Now Pelosi supports the use of military force against Damascus. I asked Pelosi as she visited the high-tech firm Square in San Francisco on Wednesday: What changed since her famous proclamation?
"Since then, this regime has used chemical weapons on its people," Pelosi responded. Opposition to chemical weapons is a "pillar" of U.S. society, she said.
U.S. intelligence officials report that they "assess with high confidence that the Syrian government carried out the chemical weapons attack against opposition elements in the Damascus suburbs on August 21." An estimated 1,429 are dead, including at least 426 children. This intelligence, Pelosi told reporters, is solid, unlike the intelligence supporting the case for war against Iraq.
Pelosi also said she opposes putting U.S. boots on the ground: "This isn't about going to war. It's about not ignoring the use of chemical weapons with a strategic strike." Under an acceptable congressional resolution, said Pelosi, U.S. military force would be "finite" in duration. "It's tailored. It's targeted. It's over."
Never have the drums of non-war sounded so softly. They're like the San Francisco fog coming in on little cat feet. There's a spurt of outrage followed by a long list of no-can-do's.
I share Pelosi's outrage at Assad's use of chemical weapons. It's about time she saw through Assad.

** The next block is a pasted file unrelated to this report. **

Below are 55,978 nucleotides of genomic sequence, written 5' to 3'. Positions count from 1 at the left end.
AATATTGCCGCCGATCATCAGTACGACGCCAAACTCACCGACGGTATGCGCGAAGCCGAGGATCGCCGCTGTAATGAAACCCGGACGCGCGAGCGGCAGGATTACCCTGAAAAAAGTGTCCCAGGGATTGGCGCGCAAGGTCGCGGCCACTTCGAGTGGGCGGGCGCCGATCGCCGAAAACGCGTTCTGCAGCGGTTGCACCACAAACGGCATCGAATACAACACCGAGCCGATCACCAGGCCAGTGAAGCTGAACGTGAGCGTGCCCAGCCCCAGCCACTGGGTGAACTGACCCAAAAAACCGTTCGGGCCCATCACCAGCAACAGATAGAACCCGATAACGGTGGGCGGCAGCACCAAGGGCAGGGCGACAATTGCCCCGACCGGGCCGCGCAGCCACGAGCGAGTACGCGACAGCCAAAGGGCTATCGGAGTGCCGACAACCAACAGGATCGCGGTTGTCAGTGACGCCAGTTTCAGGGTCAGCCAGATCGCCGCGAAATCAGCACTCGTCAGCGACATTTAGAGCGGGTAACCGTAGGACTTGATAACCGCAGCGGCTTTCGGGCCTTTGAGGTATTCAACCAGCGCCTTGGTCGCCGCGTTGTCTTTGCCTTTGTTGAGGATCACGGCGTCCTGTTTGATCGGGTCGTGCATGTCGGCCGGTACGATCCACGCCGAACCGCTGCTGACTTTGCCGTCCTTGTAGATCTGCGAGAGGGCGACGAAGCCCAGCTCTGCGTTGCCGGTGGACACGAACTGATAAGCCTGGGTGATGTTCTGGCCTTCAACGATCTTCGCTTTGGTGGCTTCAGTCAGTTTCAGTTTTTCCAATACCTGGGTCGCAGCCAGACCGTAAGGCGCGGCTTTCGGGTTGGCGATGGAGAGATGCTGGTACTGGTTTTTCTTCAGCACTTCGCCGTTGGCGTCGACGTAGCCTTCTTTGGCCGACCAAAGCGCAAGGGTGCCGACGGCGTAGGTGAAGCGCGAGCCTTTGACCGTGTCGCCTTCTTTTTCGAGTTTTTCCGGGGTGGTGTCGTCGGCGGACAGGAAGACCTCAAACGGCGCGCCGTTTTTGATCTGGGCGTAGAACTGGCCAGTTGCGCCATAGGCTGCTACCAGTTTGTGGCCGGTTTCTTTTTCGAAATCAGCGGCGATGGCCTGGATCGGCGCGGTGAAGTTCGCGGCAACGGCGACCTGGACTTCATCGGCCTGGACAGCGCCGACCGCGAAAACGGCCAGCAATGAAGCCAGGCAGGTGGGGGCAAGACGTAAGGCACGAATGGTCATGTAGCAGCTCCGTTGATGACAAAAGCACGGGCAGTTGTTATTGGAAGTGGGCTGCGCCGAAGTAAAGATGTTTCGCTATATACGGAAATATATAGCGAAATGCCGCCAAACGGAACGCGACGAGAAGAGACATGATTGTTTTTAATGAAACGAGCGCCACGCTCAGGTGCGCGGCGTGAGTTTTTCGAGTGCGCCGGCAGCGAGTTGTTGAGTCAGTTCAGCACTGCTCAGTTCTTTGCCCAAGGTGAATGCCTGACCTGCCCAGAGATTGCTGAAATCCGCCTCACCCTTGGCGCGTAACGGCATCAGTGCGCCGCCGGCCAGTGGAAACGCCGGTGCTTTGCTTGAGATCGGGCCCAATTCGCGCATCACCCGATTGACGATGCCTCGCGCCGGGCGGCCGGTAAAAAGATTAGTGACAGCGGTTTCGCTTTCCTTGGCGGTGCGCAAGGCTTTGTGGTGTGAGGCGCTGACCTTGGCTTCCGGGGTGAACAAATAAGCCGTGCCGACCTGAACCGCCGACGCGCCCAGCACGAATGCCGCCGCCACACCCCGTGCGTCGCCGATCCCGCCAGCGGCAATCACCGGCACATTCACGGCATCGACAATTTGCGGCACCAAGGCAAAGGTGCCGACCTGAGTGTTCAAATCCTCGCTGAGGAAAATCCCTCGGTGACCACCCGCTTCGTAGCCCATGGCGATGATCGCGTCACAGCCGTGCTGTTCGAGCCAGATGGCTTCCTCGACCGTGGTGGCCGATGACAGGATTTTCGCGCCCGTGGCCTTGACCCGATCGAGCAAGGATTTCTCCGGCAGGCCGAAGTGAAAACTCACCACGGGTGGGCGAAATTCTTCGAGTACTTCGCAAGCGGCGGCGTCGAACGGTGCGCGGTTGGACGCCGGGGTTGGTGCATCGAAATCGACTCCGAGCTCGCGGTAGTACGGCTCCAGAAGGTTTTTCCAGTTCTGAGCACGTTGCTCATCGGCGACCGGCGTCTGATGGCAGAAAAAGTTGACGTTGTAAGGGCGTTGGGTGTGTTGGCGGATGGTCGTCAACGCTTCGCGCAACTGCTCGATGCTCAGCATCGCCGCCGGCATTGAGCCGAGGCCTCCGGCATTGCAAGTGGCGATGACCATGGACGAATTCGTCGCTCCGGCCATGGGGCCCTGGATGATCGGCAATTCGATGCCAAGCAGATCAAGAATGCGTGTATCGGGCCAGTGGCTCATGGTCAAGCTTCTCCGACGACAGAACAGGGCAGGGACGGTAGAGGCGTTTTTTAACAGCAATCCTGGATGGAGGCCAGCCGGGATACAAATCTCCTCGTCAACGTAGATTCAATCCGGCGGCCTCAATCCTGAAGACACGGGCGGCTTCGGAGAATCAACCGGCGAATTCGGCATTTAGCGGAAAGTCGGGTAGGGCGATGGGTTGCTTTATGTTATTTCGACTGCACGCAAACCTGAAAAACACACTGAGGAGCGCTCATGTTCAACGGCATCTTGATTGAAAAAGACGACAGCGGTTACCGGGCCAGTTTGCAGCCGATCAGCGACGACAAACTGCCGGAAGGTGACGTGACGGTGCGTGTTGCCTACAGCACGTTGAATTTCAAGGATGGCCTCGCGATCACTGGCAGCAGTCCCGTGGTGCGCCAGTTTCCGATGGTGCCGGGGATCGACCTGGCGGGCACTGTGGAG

I also fully appreciate why Democrats and Republicans would support President Barack Obama in his drive to strike back at the Assad regime for gassing its own people, but I don't see how Pelosi's idea of non-war helps Syrians or the United States.
Secretary of State John Kerry told senators they must ask themselves, "What is the risk of doing nothing?"
I ask: What is the risk of doing not much of anything?
When the top House Democrat argues that morality demands U.S. military action, but only if it's short and sweet, she has announced a military withdrawal before the first bomb drops.
No matter what Pelosi says about how an attack is not a real war, it will feel like war in Syria. And who wants to die in a military strike designed not to change the country's leadership but to make a point?
As The New York Times reported, some insiders "believe that a cosmetic attack would help rejuvenate Mr. Assad's fortunes, at least temporarily, adding to the decades-long list of confrontations with the West in which Syria has prevailed merely by waiting out the uproar, by surviving."
Assad has outlasted Egypt's Hosni Mubarak and Libya's Moammar Gadhafi. He's tangling with two people -- Pelosi and Obama -- with so little resolve that they're arguing about whether Obama himself drew a verbal "red line" against the use of chemical weapons.
Does Assad think he can outplay these not-war warriors?
Of course he does.